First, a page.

List of Flying Brown Beetles

Written by steve johnson
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List of Flying Brown Beetles
You don't have to look very far to see some variety of a brown beetle. (Hemera Technologies/PhotoObjects.net/Getty Images)

The term "beetle" came from the Old English word "bitela," meaning "small biter." In the scientific classification system, beetles belong to the order Coleoptera, which has the largest number of species (about 300,000) under class Insecta. Every type has wings as well as the ability to fly. Brown beetles belong to several different suborders and have diverse characteristics in terms of their physical attributes, food and habitat.

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Bess Beetles

Also called Passalid beetles, bess beetles belong to family Passalidae, which has about 500 species. There are only about two species known to thrive in the United States: Odontotaenius disjunctus and Odontotaenius floridanus. Bess beetles can be dark brown or black in colour and grow up to 1 1/2 inches long. They have extended bodies, as well as horns on their heads and feed on decomposing wood. Bess beetles live in groups, usually nesting inside rotten wood.

Bombardier Beetles

Commonly found all over the world except in Asia and Antarctica, bombardier beetles have reddish heads and brownish-blue wings. Bombardier beetles release a volatile mixture of hydrogen peroxide, hydroquinone and other powerful catalysts that can be used in hunting other small creatures and insects; this mixture can also potentially cause damage to human skin. Bombardier beetles live under rocks, in loose bark, and sometimes in the ground during the night; these beetles tend to be partial to areas with water sources.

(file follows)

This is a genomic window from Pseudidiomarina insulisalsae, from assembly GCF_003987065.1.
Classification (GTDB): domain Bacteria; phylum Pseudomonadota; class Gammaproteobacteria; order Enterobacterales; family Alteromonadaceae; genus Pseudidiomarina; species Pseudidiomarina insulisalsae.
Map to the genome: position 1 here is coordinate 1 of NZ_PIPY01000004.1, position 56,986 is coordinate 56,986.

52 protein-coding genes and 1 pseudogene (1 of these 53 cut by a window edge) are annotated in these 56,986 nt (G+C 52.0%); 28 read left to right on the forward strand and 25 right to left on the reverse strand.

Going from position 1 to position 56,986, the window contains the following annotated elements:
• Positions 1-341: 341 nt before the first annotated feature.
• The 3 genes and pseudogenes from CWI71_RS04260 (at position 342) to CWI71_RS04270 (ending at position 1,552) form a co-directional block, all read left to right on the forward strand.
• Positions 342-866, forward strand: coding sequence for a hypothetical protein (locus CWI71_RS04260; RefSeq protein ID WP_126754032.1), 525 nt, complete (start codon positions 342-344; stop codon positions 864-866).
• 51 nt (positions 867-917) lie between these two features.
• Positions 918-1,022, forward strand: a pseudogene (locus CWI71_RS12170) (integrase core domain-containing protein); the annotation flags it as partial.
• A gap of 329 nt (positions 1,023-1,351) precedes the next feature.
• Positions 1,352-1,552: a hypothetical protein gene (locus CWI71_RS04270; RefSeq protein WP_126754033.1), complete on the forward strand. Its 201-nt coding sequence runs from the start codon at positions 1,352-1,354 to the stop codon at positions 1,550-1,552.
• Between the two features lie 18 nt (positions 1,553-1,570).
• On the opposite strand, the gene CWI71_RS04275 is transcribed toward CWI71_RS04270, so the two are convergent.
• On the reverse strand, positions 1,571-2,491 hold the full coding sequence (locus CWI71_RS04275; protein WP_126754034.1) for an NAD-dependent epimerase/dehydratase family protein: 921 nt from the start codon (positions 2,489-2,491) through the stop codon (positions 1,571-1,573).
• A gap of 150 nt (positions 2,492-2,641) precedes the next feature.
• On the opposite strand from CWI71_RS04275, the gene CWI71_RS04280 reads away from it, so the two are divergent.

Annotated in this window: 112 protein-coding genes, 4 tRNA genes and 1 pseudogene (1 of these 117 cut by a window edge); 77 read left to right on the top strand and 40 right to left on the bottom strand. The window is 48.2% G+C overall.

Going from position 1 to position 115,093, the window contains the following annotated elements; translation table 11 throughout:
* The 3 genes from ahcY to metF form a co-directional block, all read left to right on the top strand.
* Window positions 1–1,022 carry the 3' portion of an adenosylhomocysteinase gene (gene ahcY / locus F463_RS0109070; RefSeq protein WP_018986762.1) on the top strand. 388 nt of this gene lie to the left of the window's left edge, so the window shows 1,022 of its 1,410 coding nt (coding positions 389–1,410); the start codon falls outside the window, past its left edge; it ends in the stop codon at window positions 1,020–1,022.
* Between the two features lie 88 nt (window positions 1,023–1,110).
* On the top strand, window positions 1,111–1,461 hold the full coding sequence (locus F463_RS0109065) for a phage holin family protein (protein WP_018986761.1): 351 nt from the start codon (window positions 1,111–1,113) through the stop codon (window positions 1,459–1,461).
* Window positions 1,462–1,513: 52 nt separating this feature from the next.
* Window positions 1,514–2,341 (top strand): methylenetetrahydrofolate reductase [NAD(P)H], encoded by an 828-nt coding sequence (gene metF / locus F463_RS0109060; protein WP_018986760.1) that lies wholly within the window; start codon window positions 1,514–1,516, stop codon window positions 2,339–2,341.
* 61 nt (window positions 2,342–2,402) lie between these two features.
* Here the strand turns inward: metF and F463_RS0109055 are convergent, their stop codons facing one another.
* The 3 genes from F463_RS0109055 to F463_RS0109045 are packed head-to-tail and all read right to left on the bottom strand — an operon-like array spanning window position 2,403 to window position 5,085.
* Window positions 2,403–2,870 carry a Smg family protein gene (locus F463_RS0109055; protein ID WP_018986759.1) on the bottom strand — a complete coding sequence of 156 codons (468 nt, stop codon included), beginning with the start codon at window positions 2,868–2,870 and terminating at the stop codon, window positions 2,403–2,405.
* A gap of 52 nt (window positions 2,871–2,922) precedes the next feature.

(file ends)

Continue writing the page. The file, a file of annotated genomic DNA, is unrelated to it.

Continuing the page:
Carcass Beetles

Alternatively called "hide beetles," carcase beetles have coarse, bumpy bodies, that are dark brown in colour and oval in shape. Carcass beetles belong to Trogidae, a family of beetles that contains around 300 species. They live in dry environments and often feed on animal carcases whose flesh has already dried. Adult and larvae often live together in a dry carcase, with larvae burrowing underneath it; other common nesting areas include the nests of birds.

Japanese Beetles

Native to Japan, Japanese beetles -- scientific name: Popillia japonica -- are about 1/2 inch long and ¾ inch wide with oval, metallic-green bodies, as well as reddish-brown elytra. Japanese beetles inhabit grasslands, gardens, and lawns and feed on common plants, such as roses and poison ivy. Larvae eat roots of grasses and can be found burrowed in garden lawns. In the United States, adult Japanese beetles are considered pests since they eat many types of plants and trees, including grape plants, apple trees, birch trees and raspberry bushes.

June Beetles

Pupating under the ground and rising in springtime, June beetles or June bugs -- genus Phyllophaga -- vary in size, potentially growing up to 1 inch in size. Their colour is usually either black or brownish-red. June bugs are nocturnal pests that emerge during the day. They feed on shrubs and foliage trees and can be harmful to plants when they appear in large numbers.

Pine Bark Anobiid

Native to Northern Europe, the pine bark anobiid or waney edge borer, are now prevalent in all parts of the Mediterranean area of Europe. They are oval in shape and have a reddish-brown colour; pine bark anobiids are extremely small, often only growing up to 1/4 inch. Their main home is in the sap of conifer woods where they spend their time feeding.

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